Healthy Women Image

Sheryl Kraft

Sheryl Kraft, a freelance writer and breast cancer survivor, was born in Long Beach, New York. She currently lives in Connecticut with her husband Alan and dog Chloe, where her nest is empty of her two sons Jonathan. Sheryl writes articles and essays on breast cancer and contributes to a variety of publications and websites where she writes on general health and wellness issues. She earned her MFA in writing from Sarah Lawrence College in 2005.

Full Bio
woman doing yoga

Is Being Healthy a Choice?

Your Health

It's scary what a little knowledge can do. After spending a week away and attending eye-opening lectures like The Biology of Weight Control, Belly Fat and Metabolic Syndrome and Aging: How to Enhance your Quality of Life, I'm so enthusiastic I want to share what I’ve learned with the world. Fresh from some pretty astounding new-found knowledge, I'm brimming with greater understanding of this thing called health. While writing, researching and reading are good teachers, I think there's nothing like experiencing it firsthand for all the pieces to finally click into place and make sense.

I'd been somewhat protected in the environment of ultimate health and wellness for a full week. Exercise equipment and trainers to field any questions at my disposal. Each meal prepared and beautifully served. While some might have found the conversation with my various meal companions each night excruciatingly boring and a big yawn, each time we sat down together to break bread (that is the closest we ever got bread, trust me), the conversation included, but was not limited to, health. Sure, we talked about all kinds of things (after all, the crowd was filled with people of all ages, from all walks of life). But inevitably we enthusiastically shared a tip of what we learned that day, an aha moment, what we would change when we got home, what we've changed just by being there, how we were going to incorporate the changes into our lives once home What we all had in common was wanting to improve our health and tap into new ways to get healthier.

Come Saturday I left (sadly, I might add) - with a boxed lunch lovingly packed up for me by the chef. Inside the bag held the secret to continued success: a veggie burger in whole wheat pita and a big plastic bag of cut-up carrots and cherry tomatoes. "Where's my cookie?" I teasingly asked the waiter who handed it to me.

And then when I arrived at the airport, there it was….the moment I walked through the doors, I could smell it.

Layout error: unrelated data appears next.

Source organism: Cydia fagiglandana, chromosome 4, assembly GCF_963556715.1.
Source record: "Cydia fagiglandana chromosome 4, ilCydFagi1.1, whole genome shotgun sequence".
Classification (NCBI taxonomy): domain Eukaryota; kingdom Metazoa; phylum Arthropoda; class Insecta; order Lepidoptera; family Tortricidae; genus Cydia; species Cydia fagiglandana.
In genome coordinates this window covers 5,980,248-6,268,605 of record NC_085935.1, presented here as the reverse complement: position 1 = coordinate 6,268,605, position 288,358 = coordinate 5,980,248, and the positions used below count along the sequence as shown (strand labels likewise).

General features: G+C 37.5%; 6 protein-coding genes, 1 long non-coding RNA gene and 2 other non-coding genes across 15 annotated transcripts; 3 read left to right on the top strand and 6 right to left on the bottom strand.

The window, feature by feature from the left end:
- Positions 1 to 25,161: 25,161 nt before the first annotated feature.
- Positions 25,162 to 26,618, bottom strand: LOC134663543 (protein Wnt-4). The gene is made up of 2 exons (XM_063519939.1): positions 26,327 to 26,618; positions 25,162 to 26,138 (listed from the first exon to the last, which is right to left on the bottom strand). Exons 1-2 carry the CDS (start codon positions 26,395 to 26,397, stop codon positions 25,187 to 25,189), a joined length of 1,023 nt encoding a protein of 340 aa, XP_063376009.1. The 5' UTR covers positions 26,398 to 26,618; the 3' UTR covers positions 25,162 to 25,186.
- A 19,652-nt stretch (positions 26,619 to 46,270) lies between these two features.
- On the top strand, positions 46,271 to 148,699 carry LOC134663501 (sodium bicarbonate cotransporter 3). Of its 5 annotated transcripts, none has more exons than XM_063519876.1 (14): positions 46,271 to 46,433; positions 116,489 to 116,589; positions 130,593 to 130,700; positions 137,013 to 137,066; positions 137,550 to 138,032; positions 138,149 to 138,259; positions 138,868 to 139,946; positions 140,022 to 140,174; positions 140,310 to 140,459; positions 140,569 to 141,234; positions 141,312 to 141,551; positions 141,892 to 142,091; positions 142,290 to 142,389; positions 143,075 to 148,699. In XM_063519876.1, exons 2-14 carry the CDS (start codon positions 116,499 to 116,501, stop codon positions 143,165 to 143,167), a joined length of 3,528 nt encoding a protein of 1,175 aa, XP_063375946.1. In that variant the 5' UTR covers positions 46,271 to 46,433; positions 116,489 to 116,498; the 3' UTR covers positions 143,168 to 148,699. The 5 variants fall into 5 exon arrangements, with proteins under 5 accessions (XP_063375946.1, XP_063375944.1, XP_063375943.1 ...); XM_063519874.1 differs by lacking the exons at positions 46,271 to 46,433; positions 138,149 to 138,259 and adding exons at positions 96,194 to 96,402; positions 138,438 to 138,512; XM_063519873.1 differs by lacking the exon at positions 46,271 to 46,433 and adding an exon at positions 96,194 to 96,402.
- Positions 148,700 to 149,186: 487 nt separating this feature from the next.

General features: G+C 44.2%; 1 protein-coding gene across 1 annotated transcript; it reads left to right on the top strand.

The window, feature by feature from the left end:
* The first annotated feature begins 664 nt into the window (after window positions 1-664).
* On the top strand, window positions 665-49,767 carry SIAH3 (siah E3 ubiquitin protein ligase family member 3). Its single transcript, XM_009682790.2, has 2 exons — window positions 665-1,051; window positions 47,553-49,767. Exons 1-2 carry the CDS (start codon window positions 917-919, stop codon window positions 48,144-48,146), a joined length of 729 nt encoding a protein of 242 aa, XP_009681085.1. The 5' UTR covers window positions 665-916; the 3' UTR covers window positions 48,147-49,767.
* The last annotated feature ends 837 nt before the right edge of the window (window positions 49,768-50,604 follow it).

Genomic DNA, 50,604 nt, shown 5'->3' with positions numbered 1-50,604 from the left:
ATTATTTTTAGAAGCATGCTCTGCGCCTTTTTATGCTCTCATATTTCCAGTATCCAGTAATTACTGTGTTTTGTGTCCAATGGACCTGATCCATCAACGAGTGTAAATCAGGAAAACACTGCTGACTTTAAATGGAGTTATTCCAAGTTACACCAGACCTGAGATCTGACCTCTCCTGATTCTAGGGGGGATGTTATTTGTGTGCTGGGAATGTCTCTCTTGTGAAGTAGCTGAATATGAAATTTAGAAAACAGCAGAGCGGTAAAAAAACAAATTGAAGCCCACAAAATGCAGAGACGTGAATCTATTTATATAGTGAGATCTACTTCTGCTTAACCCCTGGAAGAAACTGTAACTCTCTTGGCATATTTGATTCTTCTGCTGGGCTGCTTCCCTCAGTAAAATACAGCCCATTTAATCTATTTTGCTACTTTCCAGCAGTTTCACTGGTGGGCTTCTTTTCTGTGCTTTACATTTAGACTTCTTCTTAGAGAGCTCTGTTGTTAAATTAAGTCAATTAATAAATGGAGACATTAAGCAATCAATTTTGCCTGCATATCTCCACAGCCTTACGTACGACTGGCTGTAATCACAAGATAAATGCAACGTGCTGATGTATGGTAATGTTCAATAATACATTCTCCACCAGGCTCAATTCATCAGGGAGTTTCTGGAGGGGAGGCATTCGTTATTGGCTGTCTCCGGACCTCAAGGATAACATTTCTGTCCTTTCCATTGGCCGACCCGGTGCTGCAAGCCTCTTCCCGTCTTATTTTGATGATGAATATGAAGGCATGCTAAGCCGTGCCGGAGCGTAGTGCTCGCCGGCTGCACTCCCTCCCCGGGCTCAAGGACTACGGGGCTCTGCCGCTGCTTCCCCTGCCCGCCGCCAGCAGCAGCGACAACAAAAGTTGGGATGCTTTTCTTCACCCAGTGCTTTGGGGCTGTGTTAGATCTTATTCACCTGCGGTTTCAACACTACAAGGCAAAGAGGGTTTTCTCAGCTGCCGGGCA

Real life.

AKA Cinnabon (just how can you ignore that drool-inducing odor?). To boot, there was pizza, sushi, chocolate confections, ice cream and frozen yogurt, candy, burgers, hot dogs…everything. I'd lie if I told you it didn't tempt me – a little. But I kept on walking, knowing that I'd just worked really hard at detoxing my body, and if there was anything to test my will, this was it. (If you know me, you'll assume I stopped for a cup of coffee – the first after a week of coffee-deprivation. But I didn't. Honest.)

Once the plane was airborne and I got comfortable in my aisle seat, I laid out my lunch. The Asian woman sitting next to me glanced over. "Oh, you're so healthy," she exclaimed, as I munched on my carrot sticks. "I have high blood pressure," she continued, frowning. It was fate! She was here so that I could tell her all about what to do for her blood pressure. But I demurred, not wanting to sound like a know-it-all. Although, I must admit, I snuck in the "do you eat a lot of salt?" to which she replied "oh, yes…Chinese food is full of salt." She knew, yet accepted the blood pressure as her fate, adding, "but I'm 60 years old…it happens."

Next to her sat a woman eating an oozing, acrid sandwich of something-or-other, washed down by three cans of Coke in the course of one hour. I kid you not– three. (Not diet Coke, either, but the high-test, original kind. The kind that removes rust and rots teeth.) I felt sorry for the poor flight attendant who kept running over each time the passenger repeatedly rang that overhead buzzer, demanding more.

Ah, real life. Temptations abound.

This Matters> But the way I see it is this: we all have choices. The way we run our lives is in our hands. Even if you choose to turn a deaf ear to the healthy messages out there.

You might be interested in